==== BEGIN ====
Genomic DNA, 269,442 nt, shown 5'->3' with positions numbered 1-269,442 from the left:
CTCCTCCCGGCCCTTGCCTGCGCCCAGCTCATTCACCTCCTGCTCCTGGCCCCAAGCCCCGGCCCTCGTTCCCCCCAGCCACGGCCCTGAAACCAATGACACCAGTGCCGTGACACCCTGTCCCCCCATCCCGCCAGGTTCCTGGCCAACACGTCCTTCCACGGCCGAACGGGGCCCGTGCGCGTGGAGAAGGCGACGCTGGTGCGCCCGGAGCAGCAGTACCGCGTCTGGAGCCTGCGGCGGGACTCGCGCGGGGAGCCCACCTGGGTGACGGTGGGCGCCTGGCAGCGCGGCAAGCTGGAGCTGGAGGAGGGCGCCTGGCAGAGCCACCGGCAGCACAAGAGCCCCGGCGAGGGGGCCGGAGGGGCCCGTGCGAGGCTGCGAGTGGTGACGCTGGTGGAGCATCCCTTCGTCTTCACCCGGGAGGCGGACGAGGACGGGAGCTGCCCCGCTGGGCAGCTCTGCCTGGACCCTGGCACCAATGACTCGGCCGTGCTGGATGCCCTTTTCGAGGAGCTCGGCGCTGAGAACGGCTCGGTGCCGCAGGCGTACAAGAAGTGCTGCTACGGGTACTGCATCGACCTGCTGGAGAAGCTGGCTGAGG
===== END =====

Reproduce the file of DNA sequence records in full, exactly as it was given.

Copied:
Genomic DNA, 269,442 nt, shown 5'->3' with positions numbered 1-269,442 from the left:
CTCCTCCCGGCCCTTGCCTGCGCCCAGCTCATTCACCTCCTGCTCCTGGCCCCAAGCCCCGGCCCTCGTTCCCCCCAGCCACGGCCCTGAAACCAATGACACCAGTGCCGTGACACCCTGTCCCCCCATCCCGCCAGGTTCCTGGCCAACACGTCCTTCCACGGCCGAACGGGGCCCGTGCGCGTGGAGAAGGCGACGCTGGTGCGCCCGGAGCAGCAGTACCGCGTCTGGAGCCTGCGGCGGGACTCGCGCGGGGAGCCCACCTGGGTGACGGTGGGCGCCTGGCAGCGCGGCAAGCTGGAGCTGGAGGAGGGCGCCTGGCAGAGCCACCGGCAGCACAAGAGCCCCGGCGAGGGGGCCGGAGGGGCCCGTGCGAGGCTGCGAGTGGTGACGCTGGTGGAGCATCCCTTCGTCTTCACCCGGGAGGCGGACGAGGACGGGAGCTGCCCCGCTGGGCAGCTCTGCCTGGACCCTGGCACCAATGACTCGGCCGTGCTGGATGCCCTTTTCGAGGAGCTCGGCGCTGAGAACGGCTCGGTGCCGCAGGCGTACAAGAAGTGCTGCTACGGGTACTGCATCGACCTGCTGGAGAAGCTGGCTGAGG